Terrible Scene at a Fancy Festival.
The correspondent of a Home paper writes :—“ Friday, 18th February, will be remembered by me as long as I live. I should premise by saying that it is the custom of the artists in Munich to hold annually a feste, called the 1 Kuntstler kneipe.’ On the occasion of this festival no ladies are admitted, and the artists go in every conceivable costume, from that of the Spanish grandee to that of the most hideous-looking beggar. The students belonging to the several schools give various entertainments, and as there is much drink to be Had, and' much drank, I need not say that it is a very lively affair. At about 12 p.m., just as the feste was at its height, I (who was in the American ‘Block hut') beard shouts of ‘Fire f and shrieks for help. There was a.small opening into the street from our hut, and a crowd of shrieking people came surging in. We, however, joined together and forced them out into the 7 great hall, where a terrible scene corP fronted us. Amid a mass of panicstricken people, rushing in all directions, and wildly dashing through the crowd, were five or six students completely enveloped in flames. One of the most terribly burnt (Herr Kriest, who has since died) came shrieking along, one mass of flame, and endeavored to get into our hut. We succeeded in throwing him down just at the door, and, after pouring all the water we had upon him, threw a blanket over him, and at last extinguished the flames. He was so terribly burnt as to be unrecognisable. As I assisted to get him into a sitting posture his flesh seemed to peel off in my hand. We gave him some whisky, which revived him a little, _ and he was then carried to * the hospital. Altogether 17 persons were burnt, 12 of whom most seriously injured, were at once taken to the hospital. Up to the present (Sunday, 3 p.m.) eight are dead, one is expected to die, and there are three whose recovery is doubtful. ' What made it still more terrible is that most of those burnt were dressed in the Esquimaux costume made of flax, and fastened to a skin-tight canvas covered with a sort of pitch, which melted with the flames and stuck the tighter to them. It was horrible to see their frantic efforts to rid themselves of their fiery robes, but, of course, without success. A curious incident is that the Esquimaux had painted on their hut words to the following Will be seen to-night, such a sight as has never been seen before ! ’ and ‘ls not the devil painted on the.wall?’ The origin of the fire was in the Esquimaux hut, where three of the students were sitting together in a small cave at the back, selling herrings, One of them reached out to get\ some moneys and put his arm in the flame of a candle that was standirig on a barrel. His coat of flax was at once in-flames. The cave being so small, > bis Companions could not escape, arid so were at once on fire also. They rushed madly, through the hall, and! in that manner communicated the flantes to the others. The greatest praise uj& due to Herr Neidhard (music condjtfttor), who, as the band were rushing M-way, ordered them to remain, and nhiy a selection from ‘ Carmen,’ whipPS-'re-storing the confidence of _ stricken people, prevented a catastrophe, the extent of which is dreadful to contemplate. The hall was crowded to such an extent that it was scarcely . possible for it to have held more, andas most of the people knew but of one exit, the loss of life, had the panic continued, must have been great.”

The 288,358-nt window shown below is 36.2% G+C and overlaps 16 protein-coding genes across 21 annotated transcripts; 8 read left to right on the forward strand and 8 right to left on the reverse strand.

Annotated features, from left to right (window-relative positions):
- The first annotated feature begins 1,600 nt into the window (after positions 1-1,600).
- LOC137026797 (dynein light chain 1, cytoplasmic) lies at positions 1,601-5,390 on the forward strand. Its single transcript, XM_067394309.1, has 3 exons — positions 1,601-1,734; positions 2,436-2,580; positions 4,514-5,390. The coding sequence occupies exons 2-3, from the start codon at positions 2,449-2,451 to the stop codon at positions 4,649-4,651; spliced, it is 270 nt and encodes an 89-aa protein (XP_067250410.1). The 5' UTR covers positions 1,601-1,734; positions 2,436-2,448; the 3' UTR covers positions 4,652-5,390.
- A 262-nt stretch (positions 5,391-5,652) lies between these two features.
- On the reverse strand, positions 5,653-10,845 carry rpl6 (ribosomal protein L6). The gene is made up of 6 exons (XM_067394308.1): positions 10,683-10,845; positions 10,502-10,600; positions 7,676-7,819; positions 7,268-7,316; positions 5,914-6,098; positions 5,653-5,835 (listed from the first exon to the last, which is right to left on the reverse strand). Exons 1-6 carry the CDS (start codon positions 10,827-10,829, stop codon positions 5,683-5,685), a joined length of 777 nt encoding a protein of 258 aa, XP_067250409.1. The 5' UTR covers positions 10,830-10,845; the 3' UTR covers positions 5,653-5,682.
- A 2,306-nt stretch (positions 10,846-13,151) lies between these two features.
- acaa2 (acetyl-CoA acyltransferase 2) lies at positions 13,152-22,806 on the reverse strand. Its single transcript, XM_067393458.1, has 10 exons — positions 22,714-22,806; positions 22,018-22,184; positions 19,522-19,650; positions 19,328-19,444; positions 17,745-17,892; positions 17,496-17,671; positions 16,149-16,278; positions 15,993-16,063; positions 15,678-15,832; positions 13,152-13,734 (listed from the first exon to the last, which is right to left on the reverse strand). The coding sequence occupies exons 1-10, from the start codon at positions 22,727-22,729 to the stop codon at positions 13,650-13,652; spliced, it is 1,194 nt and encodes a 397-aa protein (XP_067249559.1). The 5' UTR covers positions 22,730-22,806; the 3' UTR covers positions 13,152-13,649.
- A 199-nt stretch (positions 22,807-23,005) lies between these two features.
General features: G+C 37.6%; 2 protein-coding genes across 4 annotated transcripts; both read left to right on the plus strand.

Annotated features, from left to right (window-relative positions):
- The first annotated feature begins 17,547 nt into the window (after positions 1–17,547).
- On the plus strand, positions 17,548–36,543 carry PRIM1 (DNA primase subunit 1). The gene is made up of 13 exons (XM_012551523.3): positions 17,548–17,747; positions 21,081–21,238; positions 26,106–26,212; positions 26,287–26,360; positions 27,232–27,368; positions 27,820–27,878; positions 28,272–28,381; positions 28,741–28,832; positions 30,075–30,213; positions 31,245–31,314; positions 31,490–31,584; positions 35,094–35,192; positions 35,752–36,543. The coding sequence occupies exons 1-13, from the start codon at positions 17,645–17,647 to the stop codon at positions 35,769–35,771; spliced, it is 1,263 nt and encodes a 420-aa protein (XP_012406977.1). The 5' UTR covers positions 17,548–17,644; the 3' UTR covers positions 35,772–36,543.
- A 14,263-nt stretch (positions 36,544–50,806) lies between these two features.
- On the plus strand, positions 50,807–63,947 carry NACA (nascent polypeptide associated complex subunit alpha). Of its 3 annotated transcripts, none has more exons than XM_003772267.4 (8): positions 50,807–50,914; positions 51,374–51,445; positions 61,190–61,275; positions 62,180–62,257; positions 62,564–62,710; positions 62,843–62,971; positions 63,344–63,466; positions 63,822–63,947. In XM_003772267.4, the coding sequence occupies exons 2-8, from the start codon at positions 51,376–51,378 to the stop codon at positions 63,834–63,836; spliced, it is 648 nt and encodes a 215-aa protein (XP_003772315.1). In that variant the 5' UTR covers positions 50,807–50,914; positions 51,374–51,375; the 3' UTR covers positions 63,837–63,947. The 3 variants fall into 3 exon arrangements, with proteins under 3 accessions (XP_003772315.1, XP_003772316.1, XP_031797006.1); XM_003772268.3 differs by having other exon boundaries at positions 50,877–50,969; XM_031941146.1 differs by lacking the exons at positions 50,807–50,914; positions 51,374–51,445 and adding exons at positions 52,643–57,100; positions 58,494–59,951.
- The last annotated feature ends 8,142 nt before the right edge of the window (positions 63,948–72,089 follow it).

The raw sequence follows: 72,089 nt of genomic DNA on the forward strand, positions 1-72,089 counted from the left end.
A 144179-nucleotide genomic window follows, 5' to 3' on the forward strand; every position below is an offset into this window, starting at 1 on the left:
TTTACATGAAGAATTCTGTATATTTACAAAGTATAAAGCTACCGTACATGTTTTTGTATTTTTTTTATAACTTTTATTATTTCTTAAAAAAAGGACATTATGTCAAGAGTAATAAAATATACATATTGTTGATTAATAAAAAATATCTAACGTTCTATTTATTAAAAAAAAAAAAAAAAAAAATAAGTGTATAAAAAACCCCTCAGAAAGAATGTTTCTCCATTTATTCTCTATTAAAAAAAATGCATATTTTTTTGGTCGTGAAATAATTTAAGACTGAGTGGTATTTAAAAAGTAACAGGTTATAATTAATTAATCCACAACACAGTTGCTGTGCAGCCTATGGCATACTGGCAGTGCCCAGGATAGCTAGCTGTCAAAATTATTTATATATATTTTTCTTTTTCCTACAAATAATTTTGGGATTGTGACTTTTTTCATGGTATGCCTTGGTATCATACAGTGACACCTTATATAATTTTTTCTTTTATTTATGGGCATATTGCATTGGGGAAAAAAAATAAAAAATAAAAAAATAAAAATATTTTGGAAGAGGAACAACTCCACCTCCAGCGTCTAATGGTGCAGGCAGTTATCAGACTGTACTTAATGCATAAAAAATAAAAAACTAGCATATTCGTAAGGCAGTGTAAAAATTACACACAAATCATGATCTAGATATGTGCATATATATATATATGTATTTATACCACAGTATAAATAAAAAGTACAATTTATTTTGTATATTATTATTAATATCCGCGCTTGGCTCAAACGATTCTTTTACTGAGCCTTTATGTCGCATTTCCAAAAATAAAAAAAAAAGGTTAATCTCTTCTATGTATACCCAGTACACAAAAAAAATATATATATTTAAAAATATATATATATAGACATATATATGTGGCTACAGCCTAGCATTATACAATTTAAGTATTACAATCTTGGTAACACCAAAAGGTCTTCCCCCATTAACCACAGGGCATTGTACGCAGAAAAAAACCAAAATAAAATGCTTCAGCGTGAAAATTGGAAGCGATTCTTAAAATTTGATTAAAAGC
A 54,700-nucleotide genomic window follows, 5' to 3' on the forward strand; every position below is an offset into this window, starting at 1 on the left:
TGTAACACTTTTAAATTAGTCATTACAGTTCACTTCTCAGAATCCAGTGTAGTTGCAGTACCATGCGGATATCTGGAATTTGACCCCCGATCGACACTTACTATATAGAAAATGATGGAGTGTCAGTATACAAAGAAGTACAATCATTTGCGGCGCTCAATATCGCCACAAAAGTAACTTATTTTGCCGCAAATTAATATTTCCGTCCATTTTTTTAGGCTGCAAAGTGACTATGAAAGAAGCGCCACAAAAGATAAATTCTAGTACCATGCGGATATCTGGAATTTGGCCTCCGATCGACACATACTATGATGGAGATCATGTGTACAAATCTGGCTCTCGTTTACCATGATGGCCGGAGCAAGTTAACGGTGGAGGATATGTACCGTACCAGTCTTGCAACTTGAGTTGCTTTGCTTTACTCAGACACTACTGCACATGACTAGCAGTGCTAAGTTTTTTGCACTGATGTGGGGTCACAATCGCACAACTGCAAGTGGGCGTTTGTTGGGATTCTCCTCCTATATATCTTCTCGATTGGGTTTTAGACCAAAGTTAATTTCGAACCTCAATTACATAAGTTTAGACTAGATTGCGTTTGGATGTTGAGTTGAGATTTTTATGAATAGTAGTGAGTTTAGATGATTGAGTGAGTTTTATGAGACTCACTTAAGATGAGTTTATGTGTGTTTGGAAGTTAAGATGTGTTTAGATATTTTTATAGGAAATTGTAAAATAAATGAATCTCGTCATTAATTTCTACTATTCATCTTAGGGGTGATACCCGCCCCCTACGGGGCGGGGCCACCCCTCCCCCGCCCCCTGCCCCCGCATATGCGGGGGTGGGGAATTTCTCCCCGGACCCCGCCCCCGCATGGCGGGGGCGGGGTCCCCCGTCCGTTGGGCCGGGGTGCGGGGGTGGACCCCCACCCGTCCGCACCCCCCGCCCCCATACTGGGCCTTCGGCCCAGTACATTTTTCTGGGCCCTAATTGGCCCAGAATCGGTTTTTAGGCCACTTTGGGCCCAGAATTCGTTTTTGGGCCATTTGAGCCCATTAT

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Ashburton Guardian, Ashburton Guardian, Volume 2, Issue 336, 5 May 1881
Terrible Scene at a Fancy Festival. Ashburton Guardian, Volume 2, Issue 336, 5 May 1881
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